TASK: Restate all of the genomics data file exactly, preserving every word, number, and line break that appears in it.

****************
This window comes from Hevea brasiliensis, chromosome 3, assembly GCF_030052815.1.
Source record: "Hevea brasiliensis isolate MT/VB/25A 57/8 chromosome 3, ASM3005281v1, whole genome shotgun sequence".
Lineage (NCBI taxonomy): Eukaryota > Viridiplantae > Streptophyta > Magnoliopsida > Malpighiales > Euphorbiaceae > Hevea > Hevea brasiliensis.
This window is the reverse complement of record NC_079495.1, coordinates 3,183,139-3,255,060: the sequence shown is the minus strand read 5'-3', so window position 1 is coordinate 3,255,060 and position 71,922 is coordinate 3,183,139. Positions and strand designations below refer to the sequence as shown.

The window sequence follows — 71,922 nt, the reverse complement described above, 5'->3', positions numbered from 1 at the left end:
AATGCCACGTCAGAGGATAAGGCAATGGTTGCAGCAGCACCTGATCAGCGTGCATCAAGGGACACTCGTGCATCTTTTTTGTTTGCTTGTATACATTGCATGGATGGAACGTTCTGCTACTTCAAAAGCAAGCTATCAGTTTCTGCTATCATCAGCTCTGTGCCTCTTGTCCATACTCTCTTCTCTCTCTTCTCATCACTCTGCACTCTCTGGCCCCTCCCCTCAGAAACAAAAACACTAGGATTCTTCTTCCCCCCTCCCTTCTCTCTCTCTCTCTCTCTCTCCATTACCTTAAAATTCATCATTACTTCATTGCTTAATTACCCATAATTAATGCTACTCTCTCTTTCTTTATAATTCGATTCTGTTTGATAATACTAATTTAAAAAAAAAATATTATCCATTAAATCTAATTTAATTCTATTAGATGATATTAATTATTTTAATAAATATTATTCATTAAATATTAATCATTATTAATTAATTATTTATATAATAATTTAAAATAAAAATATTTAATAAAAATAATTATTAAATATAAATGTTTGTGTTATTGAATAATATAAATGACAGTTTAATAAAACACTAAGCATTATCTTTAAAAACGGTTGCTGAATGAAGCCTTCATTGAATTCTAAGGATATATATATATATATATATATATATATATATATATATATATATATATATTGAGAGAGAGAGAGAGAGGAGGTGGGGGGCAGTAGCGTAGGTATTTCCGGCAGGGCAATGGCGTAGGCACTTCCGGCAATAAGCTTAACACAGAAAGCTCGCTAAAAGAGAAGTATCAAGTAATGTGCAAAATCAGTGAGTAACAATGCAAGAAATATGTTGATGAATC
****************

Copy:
This window comes from Hevea brasiliensis, chromosome 3, assembly GCF_030052815.1.
Source record: "Hevea brasiliensis isolate MT/VB/25A 57/8 chromosome 3, ASM3005281v1, whole genome shotgun sequence".
Lineage (NCBI taxonomy): Eukaryota > Viridiplantae > Streptophyta > Magnoliopsida > Malpighiales > Euphorbiaceae > Hevea > Hevea brasiliensis.
This window is the reverse complement of record NC_079495.1, coordinates 3,183,139-3,255,060: the sequence shown is the minus strand read 5'-3', so window position 1 is coordinate 3,255,060 and position 71,922 is coordinate 3,183,139. Positions and strand designations below refer to the sequence as shown.

The window sequence follows — 71,922 nt, the reverse complement described above, 5'->3', positions numbered from 1 at the left end:
AATGCCACGTCAGAGGATAAGGCAATGGTTGCAGCAGCACCTGATCAGCGTGCATCAAGGGACACTCGTGCATCTTTTTTGTTTGCTTGTATACATTGCATGGATGGAACGTTCTGCTACTTCAAAAGCAAGCTATCAGTTTCTGCTATCATCAGCTCTGTGCCTCTTGTCCATACTCTCTTCTCTCTCTTCTCATCACTCTGCACTCTCTGGCCCCTCCCCTCAGAAACAAAAACACTAGGATTCTTCTTCCCCCCTCCCTTCTCTCTCTCTCTCTCTCTCTCCATTACCTTAAAATTCATCATTACTTCATTGCTTAATTACCCATAATTAATGCTACTCTCTCTTTCTTTATAATTCGATTCTGTTTGATAATACTAATTTAAAAAAAAAATATTATCCATTAAATCTAATTTAATTCTATTAGATGATATTAATTATTTTAATAAATATTATTCATTAAATATTAATCATTATTAATTAATTATTTATATAATAATTTAAAATAAAAATATTTAATAAAAATAATTATTAAATATAAATGTTTGTGTTATTGAATAATATAAATGACAGTTTAATAAAACACTAAGCATTATCTTTAAAAACGGTTGCTGAATGAAGCCTTCATTGAATTCTAAGGATATATATATATATATATATATATATATATATATATATATATATATATATTGAGAGAGAGAGAGAGAGGAGGTGGGGGGCAGTAGCGTAGGTATTTCCGGCAGGGCAATGGCGTAGGCACTTCCGGCAATAAGCTTAACACAGAAAGCTCGCTAAAAGAGAAGTATCAAGTAATGTGCAAAATCAGTGAGTAACAATGCAAGAAATATGTTGATGAATC